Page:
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  • ProviderSignInController - preserve GET params


    I have a web page and its URL looks like this:
    And that's where I put my facebook-signin button:
    HTML Code:
    	<form action="<c:url value="/social/signin/facebook" />" method="POST">
    	    <button type="submit">Sign in with Facebook</button>
    	    <input type="hidden" name="scope" value="email,publish_stream,offline_access" />		    
    What I'd like to do is to keep those parameters my page was called with, pass them to the spring social controller and when it's done and calls SignInAdapter.signIn() I can redirect the flow to
    Could someone please tell me how to achieve this?

    Thanks for your answer in advance!


  • #2
    I'd have to think about it some more, but I don't think that it's currently possible to do exactly what you want to do. Some enhancements that are coming up might make this possible, though...specifically, you might be able to do this with an interceptor (somewhat akin to how connection interceptors work with ConnectController). I'll keep this particular case in mind when I do that work and will (within reason) try to make it work.

    But, I *think* your ultimate goal here is to send the user to some URL that requires authentication and, after authenticating them, send them to that same URL (parameters and all). If that's the case, and if you're using Spring Security, then Spring Security handles much of what you want already when it stores the original request in the request cache. All you need to do in your sign in adapter is extract the request from the request cache and use it. Spring Social Showcase does this in its SimpleSignInAdapter (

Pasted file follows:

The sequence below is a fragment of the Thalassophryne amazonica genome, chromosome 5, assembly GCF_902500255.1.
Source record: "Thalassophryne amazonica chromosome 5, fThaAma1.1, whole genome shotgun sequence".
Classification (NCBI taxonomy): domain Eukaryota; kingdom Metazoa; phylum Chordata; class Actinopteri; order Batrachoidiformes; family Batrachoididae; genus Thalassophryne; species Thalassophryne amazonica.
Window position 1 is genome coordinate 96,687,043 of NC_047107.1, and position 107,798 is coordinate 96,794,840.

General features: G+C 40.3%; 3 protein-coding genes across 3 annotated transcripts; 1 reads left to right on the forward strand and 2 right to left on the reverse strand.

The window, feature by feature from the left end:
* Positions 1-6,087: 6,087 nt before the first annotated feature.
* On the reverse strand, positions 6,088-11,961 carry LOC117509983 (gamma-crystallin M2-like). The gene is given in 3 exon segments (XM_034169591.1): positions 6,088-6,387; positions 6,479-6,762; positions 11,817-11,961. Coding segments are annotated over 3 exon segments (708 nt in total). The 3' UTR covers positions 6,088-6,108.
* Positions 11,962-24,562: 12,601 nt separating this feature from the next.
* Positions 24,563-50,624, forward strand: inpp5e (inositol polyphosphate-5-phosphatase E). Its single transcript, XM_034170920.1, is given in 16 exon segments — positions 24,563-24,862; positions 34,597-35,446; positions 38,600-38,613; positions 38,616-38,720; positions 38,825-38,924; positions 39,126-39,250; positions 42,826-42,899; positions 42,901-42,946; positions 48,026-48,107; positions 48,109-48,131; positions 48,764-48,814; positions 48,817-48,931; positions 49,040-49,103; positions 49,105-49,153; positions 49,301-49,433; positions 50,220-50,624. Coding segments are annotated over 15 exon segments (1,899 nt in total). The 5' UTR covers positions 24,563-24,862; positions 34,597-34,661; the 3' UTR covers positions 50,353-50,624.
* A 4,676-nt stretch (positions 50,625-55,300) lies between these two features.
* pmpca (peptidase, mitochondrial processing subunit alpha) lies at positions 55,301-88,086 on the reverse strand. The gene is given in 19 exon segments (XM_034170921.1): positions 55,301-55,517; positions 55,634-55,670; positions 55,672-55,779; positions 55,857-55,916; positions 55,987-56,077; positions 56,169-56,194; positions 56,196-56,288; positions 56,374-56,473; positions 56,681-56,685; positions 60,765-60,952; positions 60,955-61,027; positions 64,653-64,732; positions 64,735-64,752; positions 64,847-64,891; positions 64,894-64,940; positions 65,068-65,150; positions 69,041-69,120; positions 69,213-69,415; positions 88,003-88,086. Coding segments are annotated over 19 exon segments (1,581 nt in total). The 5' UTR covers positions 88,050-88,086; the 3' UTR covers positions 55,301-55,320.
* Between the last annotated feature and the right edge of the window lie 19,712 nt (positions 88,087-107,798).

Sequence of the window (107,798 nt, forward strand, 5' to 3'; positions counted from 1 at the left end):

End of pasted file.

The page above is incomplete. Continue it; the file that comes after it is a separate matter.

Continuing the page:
If you're not using Spring Security, then you may want to do something like what Spring Security does and stow the original request somewhere (in the session) and then pull it out in the sign in adapter...or consider using Spring Security.


    • #3
      Thanks for your answer.

      My first idea was to use the session of course but you don't want to do that manually :S That's why I thought there has to be something that helps me. I did not want to implement something that's already there, obviously

      Unfortunately Spring Security is not an option for me right now but I'll try to implement it in a similar fashion.

      Also your idea with the interceptor made me laugh a bit because that was my other suggestion as we discussed this today with one of my colleagues and he's not a big fan of them as he thinks sometimes they act in a too transparent way and our approach is "to keep it as simple as possible".